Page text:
When the Pre-Raphaelite Brotherhood was founded in 1848, Thomas Woolner had the distinction of being one of its older members at the grand age of 22. He was born in Suffolk on 17th December 1825. He studied sculpture under the tutelage of William Behnes and exhibited at London's Royal Academy, where he caught the attention of William Holman Hunt. Woolner was a poet as well as a sculptor, contributing verses to the Pre-Raphaelite journal, The Germ, and publishing volumes of original poetry, including: My Beautiful Lady (1863) Pygmalion (1881) and Silenus (1884).
A chain-smoker with gingery hair and a stocky build, Woolner was an artist in the muscular Victorian mode. Eager to publicly critique the flaws in competing sculptors’ work, he aggressively promoted his own, with the help of important friends like Tennyson and FT Palgrave. But his butch posturing took a hit in the gold fields of Australia, where Woolner was shocked to discover, not gold, but the death, violence and disease that awaited many on the fringes of the expanding British empire. He had set out in July 1852 to make his fortune. The PRB saw him off; witnessing Woolner’s departure inspired Ford Madox Brown’s iconic painting The Last of England. Dante Gabriel Rossetti recorded that his friend was ‘plentifully stocked with corduroys, sou’westers, jerseys, firearms and belts full of little bags to hold the expected nuggets.’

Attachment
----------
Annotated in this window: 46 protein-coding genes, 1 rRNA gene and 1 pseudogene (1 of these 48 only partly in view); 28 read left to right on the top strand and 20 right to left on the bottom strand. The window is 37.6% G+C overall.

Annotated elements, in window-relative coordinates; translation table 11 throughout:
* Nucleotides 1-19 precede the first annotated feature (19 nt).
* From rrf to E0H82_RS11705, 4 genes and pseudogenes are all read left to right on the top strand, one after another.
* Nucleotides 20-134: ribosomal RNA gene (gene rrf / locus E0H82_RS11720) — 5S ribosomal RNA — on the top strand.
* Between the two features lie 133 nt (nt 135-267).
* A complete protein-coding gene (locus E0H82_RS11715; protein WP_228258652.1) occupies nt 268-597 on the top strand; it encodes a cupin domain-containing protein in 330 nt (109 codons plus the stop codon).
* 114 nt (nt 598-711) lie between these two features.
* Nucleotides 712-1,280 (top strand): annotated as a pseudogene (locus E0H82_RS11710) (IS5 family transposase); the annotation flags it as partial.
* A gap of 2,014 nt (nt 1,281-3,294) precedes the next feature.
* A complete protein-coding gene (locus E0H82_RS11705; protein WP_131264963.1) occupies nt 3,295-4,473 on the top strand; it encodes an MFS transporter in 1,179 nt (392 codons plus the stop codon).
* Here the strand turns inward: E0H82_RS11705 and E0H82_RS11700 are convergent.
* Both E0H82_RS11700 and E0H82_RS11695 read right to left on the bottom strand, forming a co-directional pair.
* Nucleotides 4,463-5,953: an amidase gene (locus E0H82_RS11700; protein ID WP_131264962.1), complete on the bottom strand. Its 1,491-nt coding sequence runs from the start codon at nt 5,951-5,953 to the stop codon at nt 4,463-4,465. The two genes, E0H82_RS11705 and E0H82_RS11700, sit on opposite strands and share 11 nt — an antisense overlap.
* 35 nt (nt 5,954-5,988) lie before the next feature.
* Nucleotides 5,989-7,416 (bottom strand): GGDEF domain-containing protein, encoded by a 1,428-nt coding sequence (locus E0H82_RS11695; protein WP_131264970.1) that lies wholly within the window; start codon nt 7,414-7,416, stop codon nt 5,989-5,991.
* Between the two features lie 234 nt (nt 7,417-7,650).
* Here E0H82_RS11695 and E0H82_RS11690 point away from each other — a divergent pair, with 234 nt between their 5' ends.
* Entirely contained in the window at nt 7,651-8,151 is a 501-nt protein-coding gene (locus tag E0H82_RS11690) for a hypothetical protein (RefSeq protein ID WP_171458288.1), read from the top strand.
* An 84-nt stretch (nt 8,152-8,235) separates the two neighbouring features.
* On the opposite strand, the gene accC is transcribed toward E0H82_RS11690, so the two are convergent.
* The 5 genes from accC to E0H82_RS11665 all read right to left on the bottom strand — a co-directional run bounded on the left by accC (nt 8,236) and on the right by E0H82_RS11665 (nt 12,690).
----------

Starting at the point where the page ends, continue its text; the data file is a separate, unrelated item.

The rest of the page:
This blog explores the thriving Victorian cities which inspired the Pre-Raphaelites, and were shaped by them in turn. While the Pre-Raphaelites produced poetry and art praising the natural world, most were born and raised in urban environments, and their work retained a cosmopolitan sensibility. Although this blog will sometimes take excursions into the countryside, its focus will remain on city life. If you want more information on images or sources, please get in touch.